A Europe fit for the digital age
The pandemic in particular has increased the amount of time we spend on the Internet. However, as usual, the new era has brought not only benefits but also new threats to face. And the legislation setting rules in this area has not undergone fundamental change for more than two decades. It is therefore the new European Internet rules called Digital Markets Act and the Digital Services act that should help us meet today’s challenges.
New Internet rules need to be human-centered in the first place. The online space should be returned back into the hands of people, as opposed to technology giants who are currently deciding what content we can see, what may or may not be published, and who use our personal data to their advantage.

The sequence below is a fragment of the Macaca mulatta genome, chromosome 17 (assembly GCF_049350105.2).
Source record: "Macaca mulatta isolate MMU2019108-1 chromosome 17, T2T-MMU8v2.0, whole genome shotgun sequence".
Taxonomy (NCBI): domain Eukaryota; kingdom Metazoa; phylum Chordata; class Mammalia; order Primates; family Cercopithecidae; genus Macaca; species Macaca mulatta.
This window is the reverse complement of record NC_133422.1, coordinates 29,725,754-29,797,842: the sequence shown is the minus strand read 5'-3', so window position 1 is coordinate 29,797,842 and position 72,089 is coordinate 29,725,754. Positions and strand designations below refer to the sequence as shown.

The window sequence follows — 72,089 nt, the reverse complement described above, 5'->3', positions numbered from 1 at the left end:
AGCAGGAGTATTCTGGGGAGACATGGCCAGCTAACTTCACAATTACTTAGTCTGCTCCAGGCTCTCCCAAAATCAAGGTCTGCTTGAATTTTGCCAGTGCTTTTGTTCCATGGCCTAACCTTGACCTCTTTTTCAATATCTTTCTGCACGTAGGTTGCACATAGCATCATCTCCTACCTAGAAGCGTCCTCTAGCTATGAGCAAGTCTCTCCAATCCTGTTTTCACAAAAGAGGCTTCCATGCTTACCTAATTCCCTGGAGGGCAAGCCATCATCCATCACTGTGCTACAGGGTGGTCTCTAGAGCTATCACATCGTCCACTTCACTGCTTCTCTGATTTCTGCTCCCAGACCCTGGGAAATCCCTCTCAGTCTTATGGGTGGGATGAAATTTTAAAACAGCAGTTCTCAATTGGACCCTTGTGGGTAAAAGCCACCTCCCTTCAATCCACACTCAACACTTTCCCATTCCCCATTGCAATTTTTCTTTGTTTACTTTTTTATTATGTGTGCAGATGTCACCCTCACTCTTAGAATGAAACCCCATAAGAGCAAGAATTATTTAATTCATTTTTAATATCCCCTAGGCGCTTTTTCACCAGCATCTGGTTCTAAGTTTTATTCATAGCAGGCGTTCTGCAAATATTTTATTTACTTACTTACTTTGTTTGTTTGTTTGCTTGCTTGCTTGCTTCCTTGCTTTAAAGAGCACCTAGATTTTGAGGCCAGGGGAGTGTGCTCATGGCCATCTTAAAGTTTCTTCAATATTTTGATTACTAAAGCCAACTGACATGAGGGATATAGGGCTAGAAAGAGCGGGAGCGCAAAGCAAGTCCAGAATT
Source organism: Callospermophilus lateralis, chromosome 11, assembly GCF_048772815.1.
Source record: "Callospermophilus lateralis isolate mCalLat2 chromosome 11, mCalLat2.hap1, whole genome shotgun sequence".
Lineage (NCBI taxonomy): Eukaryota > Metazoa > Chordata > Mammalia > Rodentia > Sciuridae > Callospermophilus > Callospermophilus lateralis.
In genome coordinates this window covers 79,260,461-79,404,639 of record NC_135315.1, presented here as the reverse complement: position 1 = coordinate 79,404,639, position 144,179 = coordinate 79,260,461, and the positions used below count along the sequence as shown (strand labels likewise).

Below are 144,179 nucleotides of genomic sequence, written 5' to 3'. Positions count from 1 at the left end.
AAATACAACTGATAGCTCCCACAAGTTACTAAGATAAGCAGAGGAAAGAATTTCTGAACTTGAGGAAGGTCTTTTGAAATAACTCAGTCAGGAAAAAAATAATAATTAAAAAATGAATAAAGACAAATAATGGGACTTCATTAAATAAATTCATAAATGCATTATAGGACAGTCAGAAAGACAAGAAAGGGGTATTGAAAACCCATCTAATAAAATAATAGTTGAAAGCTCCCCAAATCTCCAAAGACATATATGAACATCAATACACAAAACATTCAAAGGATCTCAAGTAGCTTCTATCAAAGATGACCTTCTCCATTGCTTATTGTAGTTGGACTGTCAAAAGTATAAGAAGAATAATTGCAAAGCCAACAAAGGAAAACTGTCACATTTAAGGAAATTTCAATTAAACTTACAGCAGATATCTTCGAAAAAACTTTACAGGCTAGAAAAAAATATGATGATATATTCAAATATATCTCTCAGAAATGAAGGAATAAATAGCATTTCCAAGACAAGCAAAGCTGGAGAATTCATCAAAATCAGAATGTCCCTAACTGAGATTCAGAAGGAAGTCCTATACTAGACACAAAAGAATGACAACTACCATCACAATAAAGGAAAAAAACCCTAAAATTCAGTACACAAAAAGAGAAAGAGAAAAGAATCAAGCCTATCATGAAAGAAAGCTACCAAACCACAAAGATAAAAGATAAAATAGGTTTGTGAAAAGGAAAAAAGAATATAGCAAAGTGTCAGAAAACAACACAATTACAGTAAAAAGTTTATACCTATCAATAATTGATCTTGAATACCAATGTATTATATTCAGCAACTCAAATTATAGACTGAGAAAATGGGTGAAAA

It is mainly the planned interoperability obligation for gatekeepers, which should ensure better conditions for users. If dominant platforms are required to provide other platforms with the ability to interconnect and ensure a seamless user experience, this will allow people to stay in touch with their friends without having to have 7 different applications from 7 different companies installed. It seems normal to us today to be able to send emails through different providers. Why should not we send messages from one chat platform to another?
Did Europe manage to secure human-centered rules with the ambitious Digital Services package? Is the legislation future-proof? Will it truly make our digital space safer and more open? And where did industry and government interests prevail over citizens’ digital rights?
The EU in high politics without the EU High Representative